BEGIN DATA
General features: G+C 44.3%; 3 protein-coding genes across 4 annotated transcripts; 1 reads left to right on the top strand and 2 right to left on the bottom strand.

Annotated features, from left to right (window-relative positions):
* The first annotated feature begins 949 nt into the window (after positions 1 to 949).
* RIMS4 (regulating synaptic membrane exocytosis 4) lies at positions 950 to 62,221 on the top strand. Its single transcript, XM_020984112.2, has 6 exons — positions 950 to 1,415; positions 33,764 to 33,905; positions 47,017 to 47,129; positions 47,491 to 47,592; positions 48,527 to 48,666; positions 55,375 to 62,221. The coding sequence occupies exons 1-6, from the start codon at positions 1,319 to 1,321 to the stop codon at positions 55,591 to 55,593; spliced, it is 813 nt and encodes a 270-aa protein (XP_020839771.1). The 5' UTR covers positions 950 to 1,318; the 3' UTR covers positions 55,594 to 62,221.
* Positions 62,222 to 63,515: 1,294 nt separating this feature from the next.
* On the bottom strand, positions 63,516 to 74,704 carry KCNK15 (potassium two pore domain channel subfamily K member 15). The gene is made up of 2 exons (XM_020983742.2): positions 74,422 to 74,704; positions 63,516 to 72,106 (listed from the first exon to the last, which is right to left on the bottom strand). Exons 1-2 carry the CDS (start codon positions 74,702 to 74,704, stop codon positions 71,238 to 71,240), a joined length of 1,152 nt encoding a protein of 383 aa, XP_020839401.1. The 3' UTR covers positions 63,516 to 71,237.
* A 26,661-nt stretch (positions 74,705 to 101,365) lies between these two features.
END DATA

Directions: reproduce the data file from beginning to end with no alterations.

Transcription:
General features: G+C 44.3%; 3 protein-coding genes across 4 annotated transcripts; 1 reads left to right on the top strand and 2 right to left on the bottom strand.

Annotated features, from left to right (window-relative positions):
* The first annotated feature begins 949 nt into the window (after positions 1 to 949).
* RIMS4 (regulating synaptic membrane exocytosis 4) lies at positions 950 to 62,221 on the top strand. Its single transcript, XM_020984112.2, has 6 exons — positions 950 to 1,415; positions 33,764 to 33,905; positions 47,017 to 47,129; positions 47,491 to 47,592; positions 48,527 to 48,666; positions 55,375 to 62,221. The coding sequence occupies exons 1-6, from the start codon at positions 1,319 to 1,321 to the stop codon at positions 55,591 to 55,593; spliced, it is 813 nt and encodes a 270-aa protein (XP_020839771.1). The 5' UTR covers positions 950 to 1,318; the 3' UTR covers positions 55,594 to 62,221.
* Positions 62,222 to 63,515: 1,294 nt separating this feature from the next.
* On the bottom strand, positions 63,516 to 74,704 carry KCNK15 (potassium two pore domain channel subfamily K member 15). The gene is made up of 2 exons (XM_020983742.2): positions 74,422 to 74,704; positions 63,516 to 72,106 (listed from the first exon to the last, which is right to left on the bottom strand). Exons 1-2 carry the CDS (start codon positions 74,702 to 74,704, stop codon positions 71,238 to 71,240), a joined length of 1,152 nt encoding a protein of 383 aa, XP_020839401.1. The 3' UTR covers positions 63,516 to 71,237.
* A 26,661-nt stretch (positions 74,705 to 101,365) lies between these two features.